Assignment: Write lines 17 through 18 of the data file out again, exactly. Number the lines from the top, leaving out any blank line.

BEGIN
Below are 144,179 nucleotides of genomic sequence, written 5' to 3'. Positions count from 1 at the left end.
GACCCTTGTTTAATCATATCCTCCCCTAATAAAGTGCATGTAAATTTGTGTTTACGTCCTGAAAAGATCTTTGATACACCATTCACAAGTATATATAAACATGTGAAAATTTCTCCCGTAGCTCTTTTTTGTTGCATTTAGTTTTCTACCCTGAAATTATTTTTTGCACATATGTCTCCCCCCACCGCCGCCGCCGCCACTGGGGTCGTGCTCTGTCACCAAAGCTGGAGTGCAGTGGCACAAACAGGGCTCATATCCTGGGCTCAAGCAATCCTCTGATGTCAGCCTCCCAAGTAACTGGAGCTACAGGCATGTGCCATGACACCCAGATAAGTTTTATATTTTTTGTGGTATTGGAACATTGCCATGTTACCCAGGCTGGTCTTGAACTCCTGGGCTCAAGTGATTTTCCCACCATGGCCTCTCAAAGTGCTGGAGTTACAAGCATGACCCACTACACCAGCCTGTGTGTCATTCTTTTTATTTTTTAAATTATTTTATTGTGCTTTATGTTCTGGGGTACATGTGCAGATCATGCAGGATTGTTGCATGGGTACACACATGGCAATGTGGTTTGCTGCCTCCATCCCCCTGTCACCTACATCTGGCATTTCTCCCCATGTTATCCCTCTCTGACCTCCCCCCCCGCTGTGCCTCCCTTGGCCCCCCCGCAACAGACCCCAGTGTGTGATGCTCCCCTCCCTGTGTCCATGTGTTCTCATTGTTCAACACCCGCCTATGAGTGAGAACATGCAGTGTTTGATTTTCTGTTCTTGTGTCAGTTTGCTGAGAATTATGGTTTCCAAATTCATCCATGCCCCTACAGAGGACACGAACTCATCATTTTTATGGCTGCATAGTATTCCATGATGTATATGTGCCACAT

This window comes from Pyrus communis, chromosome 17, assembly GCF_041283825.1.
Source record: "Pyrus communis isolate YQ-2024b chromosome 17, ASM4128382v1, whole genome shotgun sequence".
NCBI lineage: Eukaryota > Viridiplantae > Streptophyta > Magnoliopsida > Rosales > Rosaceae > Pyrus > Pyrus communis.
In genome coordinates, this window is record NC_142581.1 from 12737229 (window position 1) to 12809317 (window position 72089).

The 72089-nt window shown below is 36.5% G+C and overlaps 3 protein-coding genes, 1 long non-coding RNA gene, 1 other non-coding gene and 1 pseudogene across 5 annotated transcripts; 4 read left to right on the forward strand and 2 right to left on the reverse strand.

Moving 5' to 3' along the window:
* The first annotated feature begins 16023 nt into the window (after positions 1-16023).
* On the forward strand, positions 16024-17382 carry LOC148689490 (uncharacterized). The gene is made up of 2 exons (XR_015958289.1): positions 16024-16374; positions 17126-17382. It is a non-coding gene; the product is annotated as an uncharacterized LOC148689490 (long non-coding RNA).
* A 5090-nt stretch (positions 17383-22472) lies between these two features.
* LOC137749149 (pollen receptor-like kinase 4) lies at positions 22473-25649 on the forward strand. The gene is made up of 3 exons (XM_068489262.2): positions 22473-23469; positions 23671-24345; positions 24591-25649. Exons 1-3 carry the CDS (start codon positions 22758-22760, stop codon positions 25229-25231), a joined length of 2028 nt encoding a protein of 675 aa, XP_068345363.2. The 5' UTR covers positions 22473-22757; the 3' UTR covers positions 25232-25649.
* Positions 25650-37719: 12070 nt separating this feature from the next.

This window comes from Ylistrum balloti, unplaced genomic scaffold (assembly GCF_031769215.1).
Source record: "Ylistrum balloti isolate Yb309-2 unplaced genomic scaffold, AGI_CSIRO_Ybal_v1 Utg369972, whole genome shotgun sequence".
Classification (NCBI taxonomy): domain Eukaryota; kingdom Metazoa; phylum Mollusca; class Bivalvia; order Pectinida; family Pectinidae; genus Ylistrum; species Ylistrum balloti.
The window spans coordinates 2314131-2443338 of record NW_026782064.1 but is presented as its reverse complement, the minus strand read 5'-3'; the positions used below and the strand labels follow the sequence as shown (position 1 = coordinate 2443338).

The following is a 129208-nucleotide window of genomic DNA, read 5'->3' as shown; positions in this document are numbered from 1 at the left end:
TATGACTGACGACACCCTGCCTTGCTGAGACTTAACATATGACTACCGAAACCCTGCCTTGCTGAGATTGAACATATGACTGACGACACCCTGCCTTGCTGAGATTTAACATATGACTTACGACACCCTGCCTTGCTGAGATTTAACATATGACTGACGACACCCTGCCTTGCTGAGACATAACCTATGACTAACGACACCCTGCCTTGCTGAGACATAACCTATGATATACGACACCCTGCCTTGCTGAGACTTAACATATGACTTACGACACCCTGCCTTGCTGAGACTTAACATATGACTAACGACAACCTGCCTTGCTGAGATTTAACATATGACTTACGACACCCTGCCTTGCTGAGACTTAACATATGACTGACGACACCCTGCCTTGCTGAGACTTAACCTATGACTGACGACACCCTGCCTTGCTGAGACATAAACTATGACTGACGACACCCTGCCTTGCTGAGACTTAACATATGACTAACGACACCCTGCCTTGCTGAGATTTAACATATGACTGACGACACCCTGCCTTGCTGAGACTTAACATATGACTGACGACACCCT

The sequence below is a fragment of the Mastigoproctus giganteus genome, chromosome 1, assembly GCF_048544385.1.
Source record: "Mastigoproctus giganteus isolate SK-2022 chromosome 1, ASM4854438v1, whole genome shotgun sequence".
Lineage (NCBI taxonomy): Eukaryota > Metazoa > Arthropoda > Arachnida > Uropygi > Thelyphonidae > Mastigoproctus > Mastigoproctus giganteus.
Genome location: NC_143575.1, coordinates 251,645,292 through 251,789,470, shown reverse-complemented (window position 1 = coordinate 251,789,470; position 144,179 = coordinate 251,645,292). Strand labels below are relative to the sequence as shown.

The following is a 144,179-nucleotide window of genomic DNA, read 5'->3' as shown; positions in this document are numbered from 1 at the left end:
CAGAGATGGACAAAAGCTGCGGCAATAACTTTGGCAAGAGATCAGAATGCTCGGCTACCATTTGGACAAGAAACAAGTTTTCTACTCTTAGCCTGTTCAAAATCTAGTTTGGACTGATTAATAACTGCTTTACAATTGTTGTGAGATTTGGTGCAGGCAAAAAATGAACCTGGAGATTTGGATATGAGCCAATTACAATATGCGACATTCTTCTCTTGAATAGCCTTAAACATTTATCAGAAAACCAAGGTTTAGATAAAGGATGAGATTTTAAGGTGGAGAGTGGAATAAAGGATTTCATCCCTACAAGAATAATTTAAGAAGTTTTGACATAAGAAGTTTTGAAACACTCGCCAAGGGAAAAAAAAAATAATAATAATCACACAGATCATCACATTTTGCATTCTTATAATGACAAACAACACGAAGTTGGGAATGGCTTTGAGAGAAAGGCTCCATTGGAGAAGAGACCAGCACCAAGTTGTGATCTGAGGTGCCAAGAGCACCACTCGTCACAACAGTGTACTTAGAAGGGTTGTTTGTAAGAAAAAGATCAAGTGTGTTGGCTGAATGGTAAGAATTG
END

The window spans coordinates 2314131-2443338 of record NW_026782064.1 but is presented as its reverse complement, the minus strand read 5'-3'; the positions used below and the strand labels follow the sequence as shown (position 1 = coordinate 2443338).

The following is a 129208-nucleotide window of genomic DNA, read 5'->3' as shown; positions in this document are numbered from 1 at the left end: